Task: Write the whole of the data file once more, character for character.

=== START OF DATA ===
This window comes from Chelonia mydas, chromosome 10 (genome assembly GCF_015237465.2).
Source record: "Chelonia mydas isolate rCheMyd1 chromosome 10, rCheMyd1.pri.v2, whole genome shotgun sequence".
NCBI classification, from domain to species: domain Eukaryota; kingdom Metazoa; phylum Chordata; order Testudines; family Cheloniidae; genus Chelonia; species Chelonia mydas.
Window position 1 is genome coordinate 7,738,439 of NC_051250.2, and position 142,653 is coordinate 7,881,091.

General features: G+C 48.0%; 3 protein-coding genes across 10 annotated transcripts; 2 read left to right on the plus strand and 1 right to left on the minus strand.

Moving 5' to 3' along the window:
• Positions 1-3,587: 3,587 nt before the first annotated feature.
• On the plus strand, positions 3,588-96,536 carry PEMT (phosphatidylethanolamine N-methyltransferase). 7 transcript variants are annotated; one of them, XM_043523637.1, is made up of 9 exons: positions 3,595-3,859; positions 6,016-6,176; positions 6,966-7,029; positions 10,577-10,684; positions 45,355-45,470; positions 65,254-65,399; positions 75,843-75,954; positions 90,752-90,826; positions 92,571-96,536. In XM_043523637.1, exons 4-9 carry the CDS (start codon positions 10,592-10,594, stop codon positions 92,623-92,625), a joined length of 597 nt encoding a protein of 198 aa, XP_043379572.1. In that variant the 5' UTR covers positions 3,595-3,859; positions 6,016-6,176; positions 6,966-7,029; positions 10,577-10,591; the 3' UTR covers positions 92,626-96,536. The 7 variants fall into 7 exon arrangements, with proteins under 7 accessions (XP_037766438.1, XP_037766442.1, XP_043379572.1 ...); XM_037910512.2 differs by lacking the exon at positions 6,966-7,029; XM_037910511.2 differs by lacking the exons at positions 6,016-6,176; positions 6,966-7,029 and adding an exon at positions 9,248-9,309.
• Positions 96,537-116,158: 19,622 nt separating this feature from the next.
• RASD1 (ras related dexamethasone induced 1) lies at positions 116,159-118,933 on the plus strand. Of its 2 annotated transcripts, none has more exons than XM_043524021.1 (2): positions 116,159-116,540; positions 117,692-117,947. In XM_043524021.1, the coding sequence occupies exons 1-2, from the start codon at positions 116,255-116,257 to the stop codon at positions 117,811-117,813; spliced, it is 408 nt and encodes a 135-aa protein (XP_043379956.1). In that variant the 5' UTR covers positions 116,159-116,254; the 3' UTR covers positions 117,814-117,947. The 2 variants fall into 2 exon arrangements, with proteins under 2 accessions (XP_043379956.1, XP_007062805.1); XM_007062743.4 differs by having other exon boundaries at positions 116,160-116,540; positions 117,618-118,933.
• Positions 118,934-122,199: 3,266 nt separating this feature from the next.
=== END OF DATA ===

This window comes from Chelonia mydas, chromosome 10 (genome assembly GCF_015237465.2).
Source record: "Chelonia mydas isolate rCheMyd1 chromosome 10, rCheMyd1.pri.v2, whole genome shotgun sequence".
NCBI classification, from domain to species: domain Eukaryota; kingdom Metazoa; phylum Chordata; order Testudines; family Cheloniidae; genus Chelonia; species Chelonia mydas.
Window position 1 is genome coordinate 7,738,439 of NC_051250.2, and position 142,653 is coordinate 7,881,091.

General features: G+C 48.0%; 3 protein-coding genes across 10 annotated transcripts; 2 read left to right on the plus strand and 1 right to left on the minus strand.

Moving 5' to 3' along the window:
• Positions 1-3,587: 3,587 nt before the first annotated feature.
• On the plus strand, positions 3,588-96,536 carry PEMT (phosphatidylethanolamine N-methyltransferase). 7 transcript variants are annotated; one of them, XM_043523637.1, is made up of 9 exons: positions 3,595-3,859; positions 6,016-6,176; positions 6,966-7,029; positions 10,577-10,684; positions 45,355-45,470; positions 65,254-65,399; positions 75,843-75,954; positions 90,752-90,826; positions 92,571-96,536. In XM_043523637.1, exons 4-9 carry the CDS (start codon positions 10,592-10,594, stop codon positions 92,623-92,625), a joined length of 597 nt encoding a protein of 198 aa, XP_043379572.1. In that variant the 5' UTR covers positions 3,595-3,859; positions 6,016-6,176; positions 6,966-7,029; positions 10,577-10,591; the 3' UTR covers positions 92,626-96,536. The 7 variants fall into 7 exon arrangements, with proteins under 7 accessions (XP_037766438.1, XP_037766442.1, XP_043379572.1 ...); XM_037910512.2 differs by lacking the exon at positions 6,966-7,029; XM_037910511.2 differs by lacking the exons at positions 6,016-6,176; positions 6,966-7,029 and adding an exon at positions 9,248-9,309.
• Positions 96,537-116,158: 19,622 nt separating this feature from the next.
• RASD1 (ras related dexamethasone induced 1) lies at positions 116,159-118,933 on the plus strand. Of its 2 annotated transcripts, none has more exons than XM_043524021.1 (2): positions 116,159-116,540; positions 117,692-117,947. In XM_043524021.1, the coding sequence occupies exons 1-2, from the start codon at positions 116,255-116,257 to the stop codon at positions 117,811-117,813; spliced, it is 408 nt and encodes a 135-aa protein (XP_043379956.1). In that variant the 5' UTR covers positions 116,159-116,254; the 3' UTR covers positions 117,814-117,947. The 2 variants fall into 2 exon arrangements, with proteins under 2 accessions (XP_043379956.1, XP_007062805.1); XM_007062743.4 differs by having other exon boundaries at positions 116,160-116,540; positions 117,618-118,933.
• Positions 118,934-122,199: 3,266 nt separating this feature from the next.